819th RED HORSE Squadron completes field training exercise, prepares for unit validation

  • Published
  • By Senior Airman Breanna Christopher Volkmar
  • 341st Missile Wing Public Affairs

In the midst of a cold front, tents were erected left and right as Airmen from the 819th RED HORSE Squadron prepared for their upcoming unit validation during a field training exercise at Malmstrom Air Force Base, Montana on October 23-24.

Rapid Engineer Deployable, Heavy Operational Repair Squadron, Engineer (RED HORSE) squadrons provide the Air Force with a highly mobile civil engineering response force to support contingency and special operations worldwide. 

The 819 RHS is a self-sufficient, 240-person mobile squadron capable of rapid response and independent operations in remote, austere environments worldwide.

“We are executing this exercise for training to show our capabilities and to be ready for our validation, which in turn will prepare us for upcoming deployments,” said Senior Master Sgt. Rigoberto Vasquez, 819 RHS superintendent.

The exercise was broken into two phases: phase one focused on moving both cargo and personnel, load planning, personnel recalls, equipment issue and passenger processing; phase two focused on bed down planning and execution, establishing camp security, Tactical Combat Casualty Care (TCCC), convoy operations, various construction tasks and proper wear of personal protective equipment (PPE) when responding to alarm conditions.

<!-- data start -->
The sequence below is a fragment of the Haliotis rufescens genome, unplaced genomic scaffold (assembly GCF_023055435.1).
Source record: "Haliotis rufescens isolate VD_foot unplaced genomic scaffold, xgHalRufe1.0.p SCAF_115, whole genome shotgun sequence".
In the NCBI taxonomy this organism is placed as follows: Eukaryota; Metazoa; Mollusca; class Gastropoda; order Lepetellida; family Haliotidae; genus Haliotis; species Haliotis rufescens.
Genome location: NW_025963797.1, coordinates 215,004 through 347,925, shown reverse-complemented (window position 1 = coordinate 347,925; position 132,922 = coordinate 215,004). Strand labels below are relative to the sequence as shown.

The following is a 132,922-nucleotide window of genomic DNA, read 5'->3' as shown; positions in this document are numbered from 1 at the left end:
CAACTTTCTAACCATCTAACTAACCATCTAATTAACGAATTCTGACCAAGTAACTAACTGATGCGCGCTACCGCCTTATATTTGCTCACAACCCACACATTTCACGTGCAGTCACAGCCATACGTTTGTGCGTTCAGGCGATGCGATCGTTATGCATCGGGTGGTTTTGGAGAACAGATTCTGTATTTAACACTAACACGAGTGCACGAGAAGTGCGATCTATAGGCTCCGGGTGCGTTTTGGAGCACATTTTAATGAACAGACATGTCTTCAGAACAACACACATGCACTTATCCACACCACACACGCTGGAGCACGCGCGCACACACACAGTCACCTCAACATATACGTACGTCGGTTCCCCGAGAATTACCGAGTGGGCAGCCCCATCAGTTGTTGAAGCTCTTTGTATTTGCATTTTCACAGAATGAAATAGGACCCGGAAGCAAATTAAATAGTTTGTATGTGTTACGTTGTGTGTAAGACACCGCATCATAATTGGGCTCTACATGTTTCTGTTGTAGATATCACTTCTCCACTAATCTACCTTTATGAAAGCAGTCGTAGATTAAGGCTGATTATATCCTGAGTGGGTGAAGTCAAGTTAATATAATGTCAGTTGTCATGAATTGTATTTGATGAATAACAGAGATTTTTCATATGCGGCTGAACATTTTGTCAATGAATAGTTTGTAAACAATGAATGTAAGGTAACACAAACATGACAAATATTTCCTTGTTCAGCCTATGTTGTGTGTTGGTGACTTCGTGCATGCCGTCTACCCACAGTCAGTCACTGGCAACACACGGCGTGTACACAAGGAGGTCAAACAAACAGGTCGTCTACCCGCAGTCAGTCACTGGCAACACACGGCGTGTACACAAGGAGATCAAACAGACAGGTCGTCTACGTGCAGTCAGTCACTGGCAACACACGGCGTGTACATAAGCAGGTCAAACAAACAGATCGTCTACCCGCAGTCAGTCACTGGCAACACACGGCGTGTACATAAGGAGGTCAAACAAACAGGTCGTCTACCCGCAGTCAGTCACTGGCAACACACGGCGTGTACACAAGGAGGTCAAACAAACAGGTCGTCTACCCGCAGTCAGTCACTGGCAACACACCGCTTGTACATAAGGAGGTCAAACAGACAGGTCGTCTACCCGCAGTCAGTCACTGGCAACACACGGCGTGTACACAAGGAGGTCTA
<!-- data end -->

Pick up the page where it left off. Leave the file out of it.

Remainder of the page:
“RED HORSE is unique in that we are often setting the theater,” said Maj. Blake Rothschild, 819 RHS horizontal flight director of operations. “This training, in short, allows us to test our processes to go out the door, and once in the theater, our ability to survive and operate.”

Enduring 12-hour days, the Airmen resiliently pushed through wintry conditions and worked to complete the exercise ahead of schedule to avoid inclement Montana weather.

“This was my first exercise as part of this unit, so I wasn’t sure what to expect,” Rothschild mentioned. “That said, the team performed very well and has cleaned up their execution from previous iterations. There is always room for improvement, and we look forward to the [next training] opportunity in the coming months.”